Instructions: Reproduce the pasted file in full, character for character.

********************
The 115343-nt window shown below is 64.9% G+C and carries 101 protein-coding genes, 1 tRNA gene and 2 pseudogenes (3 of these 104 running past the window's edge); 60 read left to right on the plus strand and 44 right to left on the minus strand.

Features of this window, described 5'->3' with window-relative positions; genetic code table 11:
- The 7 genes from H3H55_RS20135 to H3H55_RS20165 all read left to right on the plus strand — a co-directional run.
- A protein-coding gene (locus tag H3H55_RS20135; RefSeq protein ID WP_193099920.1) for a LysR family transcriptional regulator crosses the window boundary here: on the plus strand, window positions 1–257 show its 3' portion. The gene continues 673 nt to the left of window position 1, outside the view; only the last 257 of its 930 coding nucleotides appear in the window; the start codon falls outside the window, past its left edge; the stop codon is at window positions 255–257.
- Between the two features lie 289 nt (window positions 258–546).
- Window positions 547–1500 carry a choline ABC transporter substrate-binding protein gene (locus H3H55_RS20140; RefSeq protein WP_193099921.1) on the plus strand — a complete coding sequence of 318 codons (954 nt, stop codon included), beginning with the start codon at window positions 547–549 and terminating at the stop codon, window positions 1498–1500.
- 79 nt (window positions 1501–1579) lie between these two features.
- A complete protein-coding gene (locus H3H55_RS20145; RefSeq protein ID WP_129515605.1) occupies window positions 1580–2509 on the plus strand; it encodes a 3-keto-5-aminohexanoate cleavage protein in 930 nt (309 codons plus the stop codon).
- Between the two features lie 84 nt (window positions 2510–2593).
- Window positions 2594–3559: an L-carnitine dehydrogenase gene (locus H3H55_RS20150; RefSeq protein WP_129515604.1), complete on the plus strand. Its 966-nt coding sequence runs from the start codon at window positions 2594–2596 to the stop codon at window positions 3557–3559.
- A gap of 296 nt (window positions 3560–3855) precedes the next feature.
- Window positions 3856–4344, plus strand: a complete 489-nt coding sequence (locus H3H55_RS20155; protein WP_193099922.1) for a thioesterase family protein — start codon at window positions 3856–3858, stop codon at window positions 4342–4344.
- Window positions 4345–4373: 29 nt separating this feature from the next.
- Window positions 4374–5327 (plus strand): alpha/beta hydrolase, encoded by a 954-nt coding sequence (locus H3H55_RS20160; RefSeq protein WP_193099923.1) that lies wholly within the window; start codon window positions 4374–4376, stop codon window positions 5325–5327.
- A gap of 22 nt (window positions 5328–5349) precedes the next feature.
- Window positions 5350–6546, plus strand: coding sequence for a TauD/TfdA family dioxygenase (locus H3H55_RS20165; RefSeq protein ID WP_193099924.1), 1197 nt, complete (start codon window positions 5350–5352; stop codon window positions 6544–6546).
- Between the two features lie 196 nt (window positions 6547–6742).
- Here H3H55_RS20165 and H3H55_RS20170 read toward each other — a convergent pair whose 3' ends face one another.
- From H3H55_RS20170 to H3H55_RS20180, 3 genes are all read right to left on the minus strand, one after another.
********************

The 115343-nt window shown below is 64.9% G+C and carries 101 protein-coding genes, 1 tRNA gene and 2 pseudogenes (3 of these 104 running past the window's edge); 60 read left to right on the plus strand and 44 right to left on the minus strand.

Features of this window, described 5'->3' with window-relative positions; genetic code table 11:
- The 7 genes from H3H55_RS20135 to H3H55_RS20165 all read left to right on the plus strand — a co-directional run.
- A protein-coding gene (locus tag H3H55_RS20135; RefSeq protein ID WP_193099920.1) for a LysR family transcriptional regulator crosses the window boundary here: on the plus strand, window positions 1–257 show its 3' portion. The gene continues 673 nt to the left of window position 1, outside the view; only the last 257 of its 930 coding nucleotides appear in the window; the start codon falls outside the window, past its left edge; the stop codon is at window positions 255–257.
- Between the two features lie 289 nt (window positions 258–546).
- Window positions 547–1500 carry a choline ABC transporter substrate-binding protein gene (locus H3H55_RS20140; RefSeq protein WP_193099921.1) on the plus strand — a complete coding sequence of 318 codons (954 nt, stop codon included), beginning with the start codon at window positions 547–549 and terminating at the stop codon, window positions 1498–1500.
- 79 nt (window positions 1501–1579) lie between these two features.
- A complete protein-coding gene (locus H3H55_RS20145; RefSeq protein ID WP_129515605.1) occupies window positions 1580–2509 on the plus strand; it encodes a 3-keto-5-aminohexanoate cleavage protein in 930 nt (309 codons plus the stop codon).
- Between the two features lie 84 nt (window positions 2510–2593).
- Window positions 2594–3559: an L-carnitine dehydrogenase gene (locus H3H55_RS20150; RefSeq protein WP_129515604.1), complete on the plus strand. Its 966-nt coding sequence runs from the start codon at window positions 2594–2596 to the stop codon at window positions 3557–3559.
- A gap of 296 nt (window positions 3560–3855) precedes the next feature.
- Window positions 3856–4344, plus strand: a complete 489-nt coding sequence (locus H3H55_RS20155; protein WP_193099922.1) for a thioesterase family protein — start codon at window positions 3856–3858, stop codon at window positions 4342–4344.
- Window positions 4345–4373: 29 nt separating this feature from the next.
- Window positions 4374–5327 (plus strand): alpha/beta hydrolase, encoded by a 954-nt coding sequence (locus H3H55_RS20160; RefSeq protein WP_193099923.1) that lies wholly within the window; start codon window positions 4374–4376, stop codon window positions 5325–5327.
- A gap of 22 nt (window positions 5328–5349) precedes the next feature.
- Window positions 5350–6546, plus strand: coding sequence for a TauD/TfdA family dioxygenase (locus H3H55_RS20165; RefSeq protein ID WP_193099924.1), 1197 nt, complete (start codon window positions 5350–5352; stop codon window positions 6544–6546).
- Between the two features lie 196 nt (window positions 6547–6742).
- Here H3H55_RS20165 and H3H55_RS20170 read toward each other — a convergent pair whose 3' ends face one another.
- From H3H55_RS20170 to H3H55_RS20180, 3 genes are all read right to left on the minus strand, one after another.